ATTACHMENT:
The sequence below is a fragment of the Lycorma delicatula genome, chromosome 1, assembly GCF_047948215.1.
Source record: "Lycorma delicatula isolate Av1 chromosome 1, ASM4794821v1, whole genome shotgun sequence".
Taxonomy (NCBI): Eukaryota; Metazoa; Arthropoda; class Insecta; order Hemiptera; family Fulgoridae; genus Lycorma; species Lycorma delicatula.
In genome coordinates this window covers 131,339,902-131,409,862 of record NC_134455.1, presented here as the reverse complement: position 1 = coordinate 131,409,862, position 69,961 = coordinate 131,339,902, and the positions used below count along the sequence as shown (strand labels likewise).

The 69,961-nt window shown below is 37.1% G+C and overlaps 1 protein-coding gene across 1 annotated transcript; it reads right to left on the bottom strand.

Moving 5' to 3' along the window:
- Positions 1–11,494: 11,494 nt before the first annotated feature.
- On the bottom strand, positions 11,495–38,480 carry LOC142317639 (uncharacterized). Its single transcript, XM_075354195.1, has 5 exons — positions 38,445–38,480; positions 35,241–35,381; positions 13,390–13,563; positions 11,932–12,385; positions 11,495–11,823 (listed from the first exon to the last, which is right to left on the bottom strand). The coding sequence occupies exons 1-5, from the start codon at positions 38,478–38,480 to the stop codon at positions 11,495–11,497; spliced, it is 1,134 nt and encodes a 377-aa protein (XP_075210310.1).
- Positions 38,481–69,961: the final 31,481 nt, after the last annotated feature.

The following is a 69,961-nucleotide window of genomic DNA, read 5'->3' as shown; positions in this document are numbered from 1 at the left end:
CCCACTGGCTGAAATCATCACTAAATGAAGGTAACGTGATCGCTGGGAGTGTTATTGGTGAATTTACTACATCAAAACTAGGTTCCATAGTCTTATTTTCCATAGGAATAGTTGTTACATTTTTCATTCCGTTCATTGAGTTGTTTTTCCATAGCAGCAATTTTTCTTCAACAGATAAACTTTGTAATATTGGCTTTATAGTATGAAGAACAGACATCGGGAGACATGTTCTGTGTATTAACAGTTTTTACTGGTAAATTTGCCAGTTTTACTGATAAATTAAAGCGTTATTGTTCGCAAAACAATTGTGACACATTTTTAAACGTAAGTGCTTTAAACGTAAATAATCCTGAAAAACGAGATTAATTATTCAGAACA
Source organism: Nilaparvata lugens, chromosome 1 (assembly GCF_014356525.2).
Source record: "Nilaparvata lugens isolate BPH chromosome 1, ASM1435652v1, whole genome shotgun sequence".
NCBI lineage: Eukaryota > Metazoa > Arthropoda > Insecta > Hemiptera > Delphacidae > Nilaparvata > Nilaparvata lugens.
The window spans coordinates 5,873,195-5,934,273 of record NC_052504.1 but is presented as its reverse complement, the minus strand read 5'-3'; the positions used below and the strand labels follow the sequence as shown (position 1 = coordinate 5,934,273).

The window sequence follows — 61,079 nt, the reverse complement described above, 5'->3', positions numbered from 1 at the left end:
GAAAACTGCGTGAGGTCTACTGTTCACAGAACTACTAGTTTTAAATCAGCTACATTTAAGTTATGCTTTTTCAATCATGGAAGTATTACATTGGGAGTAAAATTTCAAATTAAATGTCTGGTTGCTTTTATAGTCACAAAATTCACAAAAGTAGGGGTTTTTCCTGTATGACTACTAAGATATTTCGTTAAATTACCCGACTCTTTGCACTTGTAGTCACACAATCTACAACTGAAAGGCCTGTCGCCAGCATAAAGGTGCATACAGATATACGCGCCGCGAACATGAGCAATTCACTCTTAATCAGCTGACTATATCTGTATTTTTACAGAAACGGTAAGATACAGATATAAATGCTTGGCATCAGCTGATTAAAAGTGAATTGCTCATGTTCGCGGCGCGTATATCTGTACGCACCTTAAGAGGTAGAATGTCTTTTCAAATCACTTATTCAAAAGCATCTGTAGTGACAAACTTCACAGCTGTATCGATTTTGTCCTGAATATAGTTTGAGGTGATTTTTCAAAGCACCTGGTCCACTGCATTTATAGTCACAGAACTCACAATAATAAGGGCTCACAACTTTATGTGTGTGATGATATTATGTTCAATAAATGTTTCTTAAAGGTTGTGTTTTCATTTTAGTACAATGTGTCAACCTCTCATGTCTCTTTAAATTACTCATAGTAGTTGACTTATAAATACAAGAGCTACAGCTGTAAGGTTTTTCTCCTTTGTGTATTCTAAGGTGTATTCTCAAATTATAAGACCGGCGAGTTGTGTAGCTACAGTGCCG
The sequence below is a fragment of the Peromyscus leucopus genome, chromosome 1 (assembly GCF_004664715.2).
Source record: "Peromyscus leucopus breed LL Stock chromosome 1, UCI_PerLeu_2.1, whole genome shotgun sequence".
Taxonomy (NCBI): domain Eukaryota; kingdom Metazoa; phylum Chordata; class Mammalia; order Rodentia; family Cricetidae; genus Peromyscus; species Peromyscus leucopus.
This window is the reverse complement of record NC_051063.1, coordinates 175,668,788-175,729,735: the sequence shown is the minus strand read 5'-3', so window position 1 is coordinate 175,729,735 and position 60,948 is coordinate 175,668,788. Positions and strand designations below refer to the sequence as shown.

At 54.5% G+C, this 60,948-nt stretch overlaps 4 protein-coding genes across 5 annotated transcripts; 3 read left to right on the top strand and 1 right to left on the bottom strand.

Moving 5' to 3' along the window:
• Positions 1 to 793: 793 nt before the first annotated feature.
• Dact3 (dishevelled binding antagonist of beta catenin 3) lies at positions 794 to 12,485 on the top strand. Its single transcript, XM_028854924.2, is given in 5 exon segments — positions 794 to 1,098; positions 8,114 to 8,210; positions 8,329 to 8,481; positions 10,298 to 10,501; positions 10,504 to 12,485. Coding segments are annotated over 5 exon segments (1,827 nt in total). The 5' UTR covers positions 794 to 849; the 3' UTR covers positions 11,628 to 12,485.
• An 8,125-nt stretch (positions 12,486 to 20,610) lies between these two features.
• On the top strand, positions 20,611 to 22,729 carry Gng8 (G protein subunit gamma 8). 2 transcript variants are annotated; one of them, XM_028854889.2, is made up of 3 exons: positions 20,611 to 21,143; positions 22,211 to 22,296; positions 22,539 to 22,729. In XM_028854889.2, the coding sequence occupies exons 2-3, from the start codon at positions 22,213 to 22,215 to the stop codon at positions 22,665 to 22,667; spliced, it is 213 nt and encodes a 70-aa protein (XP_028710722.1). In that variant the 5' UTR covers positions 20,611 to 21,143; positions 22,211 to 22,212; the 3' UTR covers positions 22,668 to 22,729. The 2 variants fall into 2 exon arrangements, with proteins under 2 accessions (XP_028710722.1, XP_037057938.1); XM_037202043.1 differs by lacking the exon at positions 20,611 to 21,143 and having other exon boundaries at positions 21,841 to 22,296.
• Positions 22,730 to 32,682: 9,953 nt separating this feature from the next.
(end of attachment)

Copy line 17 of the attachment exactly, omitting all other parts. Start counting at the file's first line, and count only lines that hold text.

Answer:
GAAAACTGCGTGAGGTCTACTGTTCACAGAACTACTAGTTTTAAATCAGCTACATTTAAGTTATGCTTTTTCAATCATGGAAGTATTACATTGGGAGTAAAATTTCAAATTAAATGTCTGGTTGCTTTTATAGTCACAAAATTCACAAAAGTAGGGGTTTTTCCTGTATGACTACTAAGATATTTCGTTAAATTACCCGACTCTTTGCACTTGTAGTCACACAATCTACAACTGAAAGGCCTGTCGCCAGCATAAAGGTGCATACAGATATACGCGCCGCGAACATGAGCAATTCACTCTTAATCAGCTGACTATATCTGTATTTTTACAGAAACGGTAAGATACAGATATAAATGCTTGGCATCAGCTGATTAAAAGTGAATTGCTCATGTTCGCGGCGCGTATATCTGTACGCACCTTAAGAGGTAGAATGTCTTTTCAAATCACTTATTCAAAAGCATCTGTAGTGACAAACTTCACAGCTGTATCGATTTTGTCCTGAATATAGTTTGAGGTGATTTTTCAAAGCACCTGGTCCACTGCATTTATAGTCACAGAACTCACAATAATAAGGGCTCACAACTTTATGTGTGTGATGATATTATGTTCAATAAATGTTTCTTAAAGGTTGTGTTTTCATTTTAGTACAATGTGTCAACCTCTCATGTCTCTTTAAATTACTCATAGTAGTTGACTTATAAATACAAGAGCTACAGCTGTAAGGTTTTTCTCCTTTGTGTATTCTAAGGTGTATTCTCAAATTATAAGACCGGCGAGTTGTGTAGCTACAGTGCCG